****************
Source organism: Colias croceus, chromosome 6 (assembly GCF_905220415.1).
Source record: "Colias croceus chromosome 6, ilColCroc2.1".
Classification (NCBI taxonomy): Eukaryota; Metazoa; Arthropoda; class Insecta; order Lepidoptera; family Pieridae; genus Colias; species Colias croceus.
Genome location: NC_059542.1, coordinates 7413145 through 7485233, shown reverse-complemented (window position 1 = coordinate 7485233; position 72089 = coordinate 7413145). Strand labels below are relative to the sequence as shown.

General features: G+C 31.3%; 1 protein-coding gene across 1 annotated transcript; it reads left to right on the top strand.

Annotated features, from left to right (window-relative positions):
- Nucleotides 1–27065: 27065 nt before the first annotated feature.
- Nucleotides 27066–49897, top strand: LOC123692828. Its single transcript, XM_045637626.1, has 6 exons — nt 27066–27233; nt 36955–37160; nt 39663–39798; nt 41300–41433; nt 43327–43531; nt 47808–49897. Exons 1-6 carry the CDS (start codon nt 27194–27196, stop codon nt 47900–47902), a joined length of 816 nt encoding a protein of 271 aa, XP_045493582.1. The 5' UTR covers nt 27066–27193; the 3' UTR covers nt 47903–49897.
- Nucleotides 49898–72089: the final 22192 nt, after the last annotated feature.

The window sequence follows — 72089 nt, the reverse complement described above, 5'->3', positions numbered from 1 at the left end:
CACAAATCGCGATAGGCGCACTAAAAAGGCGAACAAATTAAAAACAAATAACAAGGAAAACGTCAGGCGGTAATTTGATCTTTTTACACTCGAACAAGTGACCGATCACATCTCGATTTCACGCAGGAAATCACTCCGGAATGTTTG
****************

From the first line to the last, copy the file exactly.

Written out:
Source organism: Colias croceus, chromosome 6 (assembly GCF_905220415.1).
Source record: "Colias croceus chromosome 6, ilColCroc2.1".
Classification (NCBI taxonomy): Eukaryota; Metazoa; Arthropoda; class Insecta; order Lepidoptera; family Pieridae; genus Colias; species Colias croceus.
Genome location: NC_059542.1, coordinates 7413145 through 7485233, shown reverse-complemented (window position 1 = coordinate 7485233; position 72089 = coordinate 7413145). Strand labels below are relative to the sequence as shown.

General features: G+C 31.3%; 1 protein-coding gene across 1 annotated transcript; it reads left to right on the top strand.

Annotated features, from left to right (window-relative positions):
- Nucleotides 1–27065: 27065 nt before the first annotated feature.
- Nucleotides 27066–49897, top strand: LOC123692828. Its single transcript, XM_045637626.1, has 6 exons — nt 27066–27233; nt 36955–37160; nt 39663–39798; nt 41300–41433; nt 43327–43531; nt 47808–49897. Exons 1-6 carry the CDS (start codon nt 27194–27196, stop codon nt 47900–47902), a joined length of 816 nt encoding a protein of 271 aa, XP_045493582.1. The 5' UTR covers nt 27066–27193; the 3' UTR covers nt 47903–49897.
- Nucleotides 49898–72089: the final 22192 nt, after the last annotated feature.

The window sequence follows — 72089 nt, the reverse complement described above, 5'->3', positions numbered from 1 at the left end:
CACAAATCGCGATAGGCGCACTAAAAAGGCGAACAAATTAAAAACAAATAACAAGGAAAACGTCAGGCGGTAATTTGATCTTTTTACACTCGAACAAGTGACCGATCACATCTCGATTTCACGCAGGAAATCACTCCGGAATGTTTG